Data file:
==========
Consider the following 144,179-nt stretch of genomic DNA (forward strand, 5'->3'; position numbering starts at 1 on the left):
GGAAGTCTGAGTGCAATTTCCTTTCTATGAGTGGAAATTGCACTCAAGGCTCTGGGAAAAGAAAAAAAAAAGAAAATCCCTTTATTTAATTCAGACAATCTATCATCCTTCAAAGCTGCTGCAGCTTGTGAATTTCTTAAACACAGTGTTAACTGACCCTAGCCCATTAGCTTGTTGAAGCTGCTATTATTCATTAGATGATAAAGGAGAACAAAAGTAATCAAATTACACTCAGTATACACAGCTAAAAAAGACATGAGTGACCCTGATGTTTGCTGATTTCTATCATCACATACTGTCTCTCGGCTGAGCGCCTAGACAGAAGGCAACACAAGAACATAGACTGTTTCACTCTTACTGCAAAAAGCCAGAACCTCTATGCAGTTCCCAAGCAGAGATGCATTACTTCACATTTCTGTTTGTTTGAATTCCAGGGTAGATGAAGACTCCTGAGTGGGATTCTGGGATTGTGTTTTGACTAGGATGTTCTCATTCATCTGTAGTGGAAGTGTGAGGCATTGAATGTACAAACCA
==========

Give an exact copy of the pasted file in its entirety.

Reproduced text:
Consider the following 144,179-nt stretch of genomic DNA (forward strand, 5'->3'; position numbering starts at 1 on the left):
GGAAGTCTGAGTGCAATTTCCTTTCTATGAGTGGAAATTGCACTCAAGGCTCTGGGAAAAGAAAAAAAAAAGAAAATCCCTTTATTTAATTCAGACAATCTATCATCCTTCAAAGCTGCTGCAGCTTGTGAATTTCTTAAACACAGTGTTAACTGACCCTAGCCCATTAGCTTGTTGAAGCTGCTATTATTCATTAGATGATAAAGGAGAACAAAAGTAATCAAATTACACTCAGTATACACAGCTAAAAAAGACATGAGTGACCCTGATGTTTGCTGATTTCTATCATCACATACTGTCTCTCGGCTGAGCGCCTAGACAGAAGGCAACACAAGAACATAGACTGTTTCACTCTTACTGCAAAAAGCCAGAACCTCTATGCAGTTCCCAAGCAGAGATGCATTACTTCACATTTCTGTTTGTTTGAATTCCAGGGTAGATGAAGACTCCTGAGTGGGATTCTGGGATTGTGTTTTGACTAGGATGTTCTCATTCATCTGTAGTGGAAGTGTGAGGCATTGAATGTACAAACCA